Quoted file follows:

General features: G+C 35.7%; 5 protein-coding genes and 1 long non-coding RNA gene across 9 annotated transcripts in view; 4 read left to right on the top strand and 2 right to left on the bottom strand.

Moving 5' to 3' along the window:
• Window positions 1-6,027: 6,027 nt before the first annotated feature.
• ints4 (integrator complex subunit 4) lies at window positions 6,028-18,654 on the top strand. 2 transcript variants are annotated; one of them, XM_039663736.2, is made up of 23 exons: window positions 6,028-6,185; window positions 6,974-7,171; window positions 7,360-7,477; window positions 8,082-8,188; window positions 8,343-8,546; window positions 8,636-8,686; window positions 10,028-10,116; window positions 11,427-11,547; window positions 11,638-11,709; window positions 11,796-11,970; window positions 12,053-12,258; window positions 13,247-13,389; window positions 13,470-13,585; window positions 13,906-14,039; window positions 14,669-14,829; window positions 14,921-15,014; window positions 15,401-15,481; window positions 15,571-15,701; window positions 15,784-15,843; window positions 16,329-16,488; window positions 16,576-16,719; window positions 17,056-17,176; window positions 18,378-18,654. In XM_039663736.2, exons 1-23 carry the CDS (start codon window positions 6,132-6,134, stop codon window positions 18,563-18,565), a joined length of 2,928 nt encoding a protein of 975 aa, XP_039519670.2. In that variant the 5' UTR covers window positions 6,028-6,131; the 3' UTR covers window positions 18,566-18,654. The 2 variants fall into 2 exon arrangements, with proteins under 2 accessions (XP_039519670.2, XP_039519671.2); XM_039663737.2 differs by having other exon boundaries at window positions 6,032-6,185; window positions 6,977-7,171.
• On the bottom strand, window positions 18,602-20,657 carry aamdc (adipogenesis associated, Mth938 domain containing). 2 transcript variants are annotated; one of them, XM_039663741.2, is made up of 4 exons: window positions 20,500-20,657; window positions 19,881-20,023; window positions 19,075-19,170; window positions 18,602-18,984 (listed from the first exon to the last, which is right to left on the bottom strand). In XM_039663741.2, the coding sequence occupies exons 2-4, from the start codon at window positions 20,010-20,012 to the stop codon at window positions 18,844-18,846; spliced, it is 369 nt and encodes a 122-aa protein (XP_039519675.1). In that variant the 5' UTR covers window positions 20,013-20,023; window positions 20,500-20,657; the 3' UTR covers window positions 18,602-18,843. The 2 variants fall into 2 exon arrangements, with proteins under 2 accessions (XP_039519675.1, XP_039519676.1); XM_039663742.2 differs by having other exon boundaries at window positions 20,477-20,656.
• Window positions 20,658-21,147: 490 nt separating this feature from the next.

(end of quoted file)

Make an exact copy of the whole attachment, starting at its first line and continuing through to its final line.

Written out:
General features: G+C 35.7%; 5 protein-coding genes and 1 long non-coding RNA gene across 9 annotated transcripts in view; 4 read left to right on the top strand and 2 right to left on the bottom strand.

Moving 5' to 3' along the window:
• Window positions 1-6,027: 6,027 nt before the first annotated feature.
• ints4 (integrator complex subunit 4) lies at window positions 6,028-18,654 on the top strand. 2 transcript variants are annotated; one of them, XM_039663736.2, is made up of 23 exons: window positions 6,028-6,185; window positions 6,974-7,171; window positions 7,360-7,477; window positions 8,082-8,188; window positions 8,343-8,546; window positions 8,636-8,686; window positions 10,028-10,116; window positions 11,427-11,547; window positions 11,638-11,709; window positions 11,796-11,970; window positions 12,053-12,258; window positions 13,247-13,389; window positions 13,470-13,585; window positions 13,906-14,039; window positions 14,669-14,829; window positions 14,921-15,014; window positions 15,401-15,481; window positions 15,571-15,701; window positions 15,784-15,843; window positions 16,329-16,488; window positions 16,576-16,719; window positions 17,056-17,176; window positions 18,378-18,654. In XM_039663736.2, exons 1-23 carry the CDS (start codon window positions 6,132-6,134, stop codon window positions 18,563-18,565), a joined length of 2,928 nt encoding a protein of 975 aa, XP_039519670.2. In that variant the 5' UTR covers window positions 6,028-6,131; the 3' UTR covers window positions 18,566-18,654. The 2 variants fall into 2 exon arrangements, with proteins under 2 accessions (XP_039519670.2, XP_039519671.2); XM_039663737.2 differs by having other exon boundaries at window positions 6,032-6,185; window positions 6,977-7,171.
• On the bottom strand, window positions 18,602-20,657 carry aamdc (adipogenesis associated, Mth938 domain containing). 2 transcript variants are annotated; one of them, XM_039663741.2, is made up of 4 exons: window positions 20,500-20,657; window positions 19,881-20,023; window positions 19,075-19,170; window positions 18,602-18,984 (listed from the first exon to the last, which is right to left on the bottom strand). In XM_039663741.2, the coding sequence occupies exons 2-4, from the start codon at window positions 20,010-20,012 to the stop codon at window positions 18,844-18,846; spliced, it is 369 nt and encodes a 122-aa protein (XP_039519675.1). In that variant the 5' UTR covers window positions 20,013-20,023; window positions 20,500-20,657; the 3' UTR covers window positions 18,602-18,843. The 2 variants fall into 2 exon arrangements, with proteins under 2 accessions (XP_039519675.1, XP_039519676.1); XM_039663742.2 differs by having other exon boundaries at window positions 20,477-20,656.
• Window positions 20,658-21,147: 490 nt separating this feature from the next.